Updated: Jan 17
For a long time I have realized that I like to make my art have a story, a sense of history if you will. In the past I have relied on textures and color to give it that depth, but it still didn't have the layers and colors sneaking through that I wanted to show. So I began to research how the renaissance oil painting masters painted. Noting that several artists painted an undercoat in black and white and then glazed colors over it I was intrigued.
I don't paint with oils but I truly felt it could be done in acrylics in a little different manner. This is my way- and I do things upside down and backwards but it seems to work for me. In practice I have learned that if a color is painted over its complementary color it has a definite richness- so why not use them in the underpainting. It just takes a little thinking through. These are the mostly finished works of a new series I call Sunlight Through the Clouds. Watch for them on maryrylantart.com in the near future.
To explain complementary colors - this is a basic color wheel. In a true wheel you can fit in a slot every color in the universe (except black and white). Complementary colors are the colors opposite on the color wheel such as red and green, orange and blue, and yellow and purple.
I have a new series of paintings I am working on and I'll show my logic behind them. I want to start by saying all my paintings have a mother color. That's a color that is added into all the colors of paint that are used to create harmony and create a painting that feels like it goes together. This group of paintings is part of my Sunlight Through the Clouds series that I am working on presently.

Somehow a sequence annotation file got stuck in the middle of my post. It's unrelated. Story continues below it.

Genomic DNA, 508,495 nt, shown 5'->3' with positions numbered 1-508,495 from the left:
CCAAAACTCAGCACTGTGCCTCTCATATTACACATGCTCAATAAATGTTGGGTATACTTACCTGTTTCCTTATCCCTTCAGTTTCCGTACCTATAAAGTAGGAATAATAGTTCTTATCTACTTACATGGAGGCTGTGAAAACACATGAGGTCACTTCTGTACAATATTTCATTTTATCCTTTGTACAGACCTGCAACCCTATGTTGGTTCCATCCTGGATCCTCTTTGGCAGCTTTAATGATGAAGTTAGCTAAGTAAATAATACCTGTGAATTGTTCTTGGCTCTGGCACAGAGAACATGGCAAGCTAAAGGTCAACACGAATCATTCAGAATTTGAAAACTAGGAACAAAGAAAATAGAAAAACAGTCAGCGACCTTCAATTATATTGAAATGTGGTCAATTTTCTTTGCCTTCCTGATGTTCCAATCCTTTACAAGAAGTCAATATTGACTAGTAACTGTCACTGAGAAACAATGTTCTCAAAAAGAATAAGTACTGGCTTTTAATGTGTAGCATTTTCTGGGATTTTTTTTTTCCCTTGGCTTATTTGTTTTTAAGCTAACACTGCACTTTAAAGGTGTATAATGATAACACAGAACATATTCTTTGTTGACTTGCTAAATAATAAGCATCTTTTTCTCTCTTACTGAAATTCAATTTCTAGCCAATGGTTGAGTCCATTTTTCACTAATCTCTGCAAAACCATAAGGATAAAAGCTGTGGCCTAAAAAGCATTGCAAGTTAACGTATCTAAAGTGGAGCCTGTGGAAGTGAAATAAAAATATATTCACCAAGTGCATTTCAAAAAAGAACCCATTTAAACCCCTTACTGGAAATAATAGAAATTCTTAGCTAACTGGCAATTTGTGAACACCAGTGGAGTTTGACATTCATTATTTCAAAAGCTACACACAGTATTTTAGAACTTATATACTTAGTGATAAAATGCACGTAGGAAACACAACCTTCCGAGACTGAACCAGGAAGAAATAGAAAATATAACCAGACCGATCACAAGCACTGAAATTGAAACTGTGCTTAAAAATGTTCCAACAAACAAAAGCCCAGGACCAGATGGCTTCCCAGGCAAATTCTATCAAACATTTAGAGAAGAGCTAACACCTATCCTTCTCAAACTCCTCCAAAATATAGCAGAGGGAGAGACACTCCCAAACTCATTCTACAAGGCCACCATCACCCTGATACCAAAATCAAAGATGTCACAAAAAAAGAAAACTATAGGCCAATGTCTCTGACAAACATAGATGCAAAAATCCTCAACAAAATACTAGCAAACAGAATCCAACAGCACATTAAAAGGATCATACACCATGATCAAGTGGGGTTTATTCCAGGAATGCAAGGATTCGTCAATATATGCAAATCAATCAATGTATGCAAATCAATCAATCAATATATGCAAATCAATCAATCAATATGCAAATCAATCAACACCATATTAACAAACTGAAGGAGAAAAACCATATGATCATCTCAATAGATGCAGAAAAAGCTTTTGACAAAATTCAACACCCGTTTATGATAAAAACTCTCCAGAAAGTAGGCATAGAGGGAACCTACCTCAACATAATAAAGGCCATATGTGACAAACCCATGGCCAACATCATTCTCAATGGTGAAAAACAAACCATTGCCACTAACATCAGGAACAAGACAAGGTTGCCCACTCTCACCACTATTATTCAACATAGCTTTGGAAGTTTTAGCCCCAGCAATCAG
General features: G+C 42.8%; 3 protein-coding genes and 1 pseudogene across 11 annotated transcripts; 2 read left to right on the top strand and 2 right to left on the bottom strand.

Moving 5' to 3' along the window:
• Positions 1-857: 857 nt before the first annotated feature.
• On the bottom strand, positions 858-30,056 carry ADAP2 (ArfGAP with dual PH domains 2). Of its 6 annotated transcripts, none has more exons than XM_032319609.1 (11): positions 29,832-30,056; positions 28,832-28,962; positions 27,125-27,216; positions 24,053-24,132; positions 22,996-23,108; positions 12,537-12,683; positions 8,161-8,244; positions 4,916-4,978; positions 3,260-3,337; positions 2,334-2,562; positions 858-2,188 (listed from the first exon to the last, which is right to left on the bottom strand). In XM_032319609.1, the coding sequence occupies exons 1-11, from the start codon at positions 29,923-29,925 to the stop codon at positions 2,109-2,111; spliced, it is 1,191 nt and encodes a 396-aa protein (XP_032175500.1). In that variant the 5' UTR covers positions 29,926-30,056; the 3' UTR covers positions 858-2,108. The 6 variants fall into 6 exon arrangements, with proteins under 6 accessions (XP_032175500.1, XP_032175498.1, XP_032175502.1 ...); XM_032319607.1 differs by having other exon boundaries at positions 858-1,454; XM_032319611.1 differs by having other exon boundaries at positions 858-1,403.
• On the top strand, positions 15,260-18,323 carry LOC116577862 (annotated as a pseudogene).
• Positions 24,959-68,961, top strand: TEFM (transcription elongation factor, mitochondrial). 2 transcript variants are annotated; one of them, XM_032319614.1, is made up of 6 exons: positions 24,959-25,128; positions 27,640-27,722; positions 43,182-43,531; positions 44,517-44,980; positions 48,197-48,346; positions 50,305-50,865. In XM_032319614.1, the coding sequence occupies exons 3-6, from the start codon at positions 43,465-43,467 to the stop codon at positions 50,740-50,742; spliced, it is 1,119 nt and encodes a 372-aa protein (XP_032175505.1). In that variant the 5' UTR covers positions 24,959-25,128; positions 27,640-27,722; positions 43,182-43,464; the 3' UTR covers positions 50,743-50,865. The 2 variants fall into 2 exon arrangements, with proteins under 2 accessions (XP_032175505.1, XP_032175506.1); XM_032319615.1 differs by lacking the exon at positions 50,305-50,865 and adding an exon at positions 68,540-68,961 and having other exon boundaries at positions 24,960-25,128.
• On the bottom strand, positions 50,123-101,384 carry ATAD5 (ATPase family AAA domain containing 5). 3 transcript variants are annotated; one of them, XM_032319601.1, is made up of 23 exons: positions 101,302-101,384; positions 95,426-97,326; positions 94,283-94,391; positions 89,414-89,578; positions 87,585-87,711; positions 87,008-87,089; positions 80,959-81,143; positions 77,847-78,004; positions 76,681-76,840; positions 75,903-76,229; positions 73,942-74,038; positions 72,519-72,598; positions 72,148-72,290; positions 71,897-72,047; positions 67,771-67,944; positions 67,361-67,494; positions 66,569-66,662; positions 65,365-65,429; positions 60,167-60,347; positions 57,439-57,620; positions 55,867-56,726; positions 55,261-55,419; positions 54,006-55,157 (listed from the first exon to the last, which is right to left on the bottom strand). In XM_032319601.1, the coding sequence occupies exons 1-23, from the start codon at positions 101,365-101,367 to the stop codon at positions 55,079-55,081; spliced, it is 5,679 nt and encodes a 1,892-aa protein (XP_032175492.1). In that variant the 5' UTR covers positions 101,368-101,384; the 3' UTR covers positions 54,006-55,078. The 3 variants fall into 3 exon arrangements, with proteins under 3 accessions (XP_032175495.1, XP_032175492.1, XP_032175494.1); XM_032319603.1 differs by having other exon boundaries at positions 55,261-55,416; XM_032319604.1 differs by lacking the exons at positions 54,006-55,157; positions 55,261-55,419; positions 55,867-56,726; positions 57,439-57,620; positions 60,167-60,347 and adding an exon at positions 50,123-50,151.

Oh Horror of Horrors! This is the way my paintings started out. The colors in these paintings will be mostly blue, green and yellow so I started the underpaintings in shades of orange and magenta- the complementary colors. The mother color, a beautiful subdued orange is Quinacridone/Nickel Azo Gold.
Just so you will have faith in my process I'd like to introduce my newest painting 'A Dirt Road in West Texas'. This is the same color palette and also started out the very same way. I developed the colors of the landscape and sky by painting on top of the underpainting. Little hints of what is underneath peek out and really make a nice contrast to final colors.
As I move forward with my series I will layer colors working on all three paintings at once. I will begin first with a glaze of Quin Nickel/ Azo Gold and let that dry. Next it is important to start lightening up the areas for clouds and sunlight.
There is still quite a lot of pink which will be mostly eliminated when I add my blues and greens. the light areas are beginning to look like clouds and now I need to be sure of my focal points and structure. By blending and using different brushstrokes I have added lots of movement. It's beginning to tell a story even without the expected colors.
You will notice that I have reference photos handy in case they are needed but I seldom go back to them once I'm this far into the painting. I find if I do, some of my spontaneity and looseness is lost in the abstract. In each layer that is painted I am adding texture and shapes that will be noticed when you view closely even though I know a lot of it will be painted over in future layers.
When my blues and greens are added It tones down the painting even more. I mostly painted layers of white over the yellow gold undercoat and blue over the magenta letting the complementary colors show through to add depth and contrast. I blocked in areas that were to be water and also gave the land masses their foliage.
The yellow helped define the areas of the clouds and gave the feeling of the sun shining through them. Remember in each color there were several layers and combinations of color but they all contained the mother color . This work was painted with a limited palette of 1 red (magenta), 1 blue, 1 yellow, the mother color , and white and black.
As I edited this painting I began to develop my focal point and make sure the painting was balanced. The water didn't have enough excitement and I knew it was because the clouds weren't reflected. I even painted over all the water at one point adding more lights and darks. I think this painting is finished but as it sits and looks at me more -edits may be in store.
Remember that underpainting is a great tool and painting it in complementary colors really ups the appeal.
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